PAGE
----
Profiling your data upon loading it into Power BI is key to building accurate, quality reports. Power Query examines data from an existing source and provides information about it including the uniqueness of rows, column emptiness, errors, data types, and more.
Best practices when profiling data in Power Query
The first thing you will need to do after loading your data into Power BI is open Power Query, you can do this by clicking the “Transform Data” button under Home in the top ribbon. Once in Power Query, you will need to click “View” in the top ribbon and check the following features:
Second, you will need to select “Column profiling based on entire data set” in the bottom left corner of your screen in order to see statistics for all of your data.
Note: If you have a large dataset, you may not be able to profile your whole table in Power Query and the profiling tools may time out if this is the case.
Profile your data
Now, you may properly profile your data! Using both column distribution and column quality features, you will be able to see the following underneath your column headers:
These features can help ensure that any columns you expect to be unique, such as a primary key, have 100% valid, unique values. In the table shown above, CustomerID is a primary key. You can see by the green bar underneath the header and by the column profile (Valid, Error, and Empty) that the column is completely full.
You can ensure the values are unique via the column distribution bar chart and the text underneath. In a primary key, the number of distinct and unique values should be the same, and the column should have 0 errors and 0 empty rows.
Errors may arise if the data loaded does not match the data type Power BI expects from the column. In this case, you can right-click on the column header and change the data type if appropriate. If errors can be removed from your data, you may do so by right-clicking the column header and selecting “Remove Errors”. This menu also allows for a plethora of data cleansing actions including removing duplicates, replacing values/errors, and performing data transformations. If you click on the dropdown menu on column headers, you are also able to remove empty rows. These actions can be seen below.
If you want to dig into more details of your data, you can utilize the “column profile” feature. This feature shows column statistics such as the number of records, non-number rows, minimum value, maximum value, average, and a more detailed distribution of the column’s contents. You just need to select the column you’d like to profile and the information shown below will appear.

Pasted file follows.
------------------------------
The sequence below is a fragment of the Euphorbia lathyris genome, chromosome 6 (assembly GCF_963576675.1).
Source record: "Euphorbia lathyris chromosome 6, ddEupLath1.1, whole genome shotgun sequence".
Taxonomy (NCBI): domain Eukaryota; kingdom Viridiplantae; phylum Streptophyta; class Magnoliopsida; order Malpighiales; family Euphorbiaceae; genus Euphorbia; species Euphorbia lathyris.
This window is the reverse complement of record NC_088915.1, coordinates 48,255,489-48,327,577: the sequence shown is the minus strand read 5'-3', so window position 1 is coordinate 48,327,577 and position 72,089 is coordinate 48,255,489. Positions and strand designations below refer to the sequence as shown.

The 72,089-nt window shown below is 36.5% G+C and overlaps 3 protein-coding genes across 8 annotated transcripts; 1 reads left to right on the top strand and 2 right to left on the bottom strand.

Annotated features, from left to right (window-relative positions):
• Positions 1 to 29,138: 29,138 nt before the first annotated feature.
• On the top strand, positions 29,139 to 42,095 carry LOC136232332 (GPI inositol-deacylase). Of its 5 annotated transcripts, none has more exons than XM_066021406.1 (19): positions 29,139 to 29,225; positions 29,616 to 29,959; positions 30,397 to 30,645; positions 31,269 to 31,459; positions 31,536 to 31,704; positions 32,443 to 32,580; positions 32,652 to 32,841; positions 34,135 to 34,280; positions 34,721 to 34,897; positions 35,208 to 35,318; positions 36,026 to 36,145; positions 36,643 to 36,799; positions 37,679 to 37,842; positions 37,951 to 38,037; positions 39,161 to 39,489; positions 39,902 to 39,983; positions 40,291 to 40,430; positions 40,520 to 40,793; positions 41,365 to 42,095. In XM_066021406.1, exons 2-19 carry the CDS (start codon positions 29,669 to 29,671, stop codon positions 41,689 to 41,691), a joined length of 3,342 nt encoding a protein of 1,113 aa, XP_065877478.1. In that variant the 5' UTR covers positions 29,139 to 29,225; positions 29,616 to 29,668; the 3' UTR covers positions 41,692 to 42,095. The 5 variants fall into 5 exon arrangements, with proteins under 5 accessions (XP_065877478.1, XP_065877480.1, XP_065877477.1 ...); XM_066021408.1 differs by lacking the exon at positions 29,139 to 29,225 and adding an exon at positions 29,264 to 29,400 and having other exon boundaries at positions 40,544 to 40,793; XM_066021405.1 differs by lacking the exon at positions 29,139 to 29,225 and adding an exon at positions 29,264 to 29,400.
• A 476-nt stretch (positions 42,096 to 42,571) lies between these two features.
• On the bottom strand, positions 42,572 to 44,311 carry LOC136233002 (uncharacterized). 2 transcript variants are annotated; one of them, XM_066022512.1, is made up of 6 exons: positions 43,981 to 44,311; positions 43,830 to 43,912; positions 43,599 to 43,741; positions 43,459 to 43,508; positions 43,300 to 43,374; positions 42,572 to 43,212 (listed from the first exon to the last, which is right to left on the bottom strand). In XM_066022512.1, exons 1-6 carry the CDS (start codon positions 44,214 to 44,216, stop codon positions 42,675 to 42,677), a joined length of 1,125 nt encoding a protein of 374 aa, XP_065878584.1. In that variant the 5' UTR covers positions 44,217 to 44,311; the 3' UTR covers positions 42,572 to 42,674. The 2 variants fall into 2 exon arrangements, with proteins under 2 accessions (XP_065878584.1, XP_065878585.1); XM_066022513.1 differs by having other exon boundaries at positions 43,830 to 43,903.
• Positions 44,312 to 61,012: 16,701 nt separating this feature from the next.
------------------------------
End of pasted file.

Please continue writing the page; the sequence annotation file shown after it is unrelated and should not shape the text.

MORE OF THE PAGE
Column profiling is a great way to stake out any outliers or misleading data. For instance, the column I have profiled above is ‘CustomerAge’. You can see that the max value in this column is 998 (manual entry error) and the minimum value is 0 (for customers who did not enter an age). If you don’t want these numbers skewing your data, there are a few options in dealing with them.
You can set a number filter on this column to only show data for ages greater than, less than, or between parameters that you set. This can be done by selecting the drop-down menu in the column header, selecting ‘Number filter’, and then choosing whichever parameter is appropriate for your data.
If you don’t want to get rid of the related data in other columns where ages are 0 or 998, but you also don’t want the values skew the average for age, you can use the “Replace Values” option which will let you find and replace the outliers with whatever value you want in their place (null, N/A, etc.).
If at any point you realize you added changes that you’d like to remove, you can use the Query settings pane on the right side of your screen. This will allow you to delete steps by clicking the ‘X’ on the left. This also allows you to go back to the process and see what the data looked like at each step. Below, if you wanted to see what the data looked like before columns were renamed, you could click on the previous step of ‘Filtered rows’ to see the data at that point in the process.
Data profiling is key to understanding the complexities of your data before building reports. Using these tips can save you time and energy in the long run by isolating errors, blanks, or outliers before they become an issue.